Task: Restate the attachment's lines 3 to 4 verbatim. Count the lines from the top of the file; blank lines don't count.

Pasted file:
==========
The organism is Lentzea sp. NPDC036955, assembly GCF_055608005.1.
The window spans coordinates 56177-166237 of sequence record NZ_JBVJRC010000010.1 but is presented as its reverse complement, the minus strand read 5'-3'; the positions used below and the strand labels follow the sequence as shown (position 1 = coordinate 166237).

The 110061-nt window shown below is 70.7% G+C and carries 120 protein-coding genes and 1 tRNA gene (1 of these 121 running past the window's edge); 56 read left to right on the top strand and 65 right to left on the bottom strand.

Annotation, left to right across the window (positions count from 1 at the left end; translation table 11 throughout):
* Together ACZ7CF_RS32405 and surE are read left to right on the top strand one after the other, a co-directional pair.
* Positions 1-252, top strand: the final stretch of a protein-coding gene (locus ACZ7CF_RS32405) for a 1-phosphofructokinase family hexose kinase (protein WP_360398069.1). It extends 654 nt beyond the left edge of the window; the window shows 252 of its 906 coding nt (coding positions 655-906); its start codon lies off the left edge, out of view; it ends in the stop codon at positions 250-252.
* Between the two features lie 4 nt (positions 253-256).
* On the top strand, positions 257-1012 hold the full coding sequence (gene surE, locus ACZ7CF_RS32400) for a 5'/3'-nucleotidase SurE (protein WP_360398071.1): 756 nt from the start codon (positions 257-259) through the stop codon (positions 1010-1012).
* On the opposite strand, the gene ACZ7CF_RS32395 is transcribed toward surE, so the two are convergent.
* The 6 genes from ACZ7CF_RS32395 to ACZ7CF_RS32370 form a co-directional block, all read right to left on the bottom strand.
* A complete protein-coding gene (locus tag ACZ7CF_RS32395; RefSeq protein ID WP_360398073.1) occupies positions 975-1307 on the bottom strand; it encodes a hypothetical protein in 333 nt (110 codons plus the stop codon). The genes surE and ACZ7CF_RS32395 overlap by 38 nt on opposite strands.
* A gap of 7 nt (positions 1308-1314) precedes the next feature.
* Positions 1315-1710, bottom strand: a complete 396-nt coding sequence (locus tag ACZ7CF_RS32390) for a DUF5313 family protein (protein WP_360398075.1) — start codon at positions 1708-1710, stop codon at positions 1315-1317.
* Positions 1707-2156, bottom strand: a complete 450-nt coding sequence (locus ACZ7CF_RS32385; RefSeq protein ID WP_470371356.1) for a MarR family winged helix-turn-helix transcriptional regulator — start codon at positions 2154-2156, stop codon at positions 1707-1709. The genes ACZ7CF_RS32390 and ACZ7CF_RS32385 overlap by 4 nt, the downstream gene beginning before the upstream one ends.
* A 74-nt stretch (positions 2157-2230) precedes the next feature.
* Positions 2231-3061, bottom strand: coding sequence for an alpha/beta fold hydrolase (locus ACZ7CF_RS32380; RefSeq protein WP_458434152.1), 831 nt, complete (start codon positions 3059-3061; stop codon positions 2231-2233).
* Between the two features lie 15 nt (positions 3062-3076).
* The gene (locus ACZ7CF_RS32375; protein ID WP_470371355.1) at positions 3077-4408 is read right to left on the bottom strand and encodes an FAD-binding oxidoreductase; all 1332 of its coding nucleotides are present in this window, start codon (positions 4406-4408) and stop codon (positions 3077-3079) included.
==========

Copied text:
The 110061-nt window shown below is 70.7% G+C and carries 120 protein-coding genes and 1 tRNA gene (1 of these 121 running past the window's edge); 56 read left to right on the top strand and 65 right to left on the bottom strand.

Annotation, left to right across the window (positions count from 1 at the left end; translation table 11 throughout):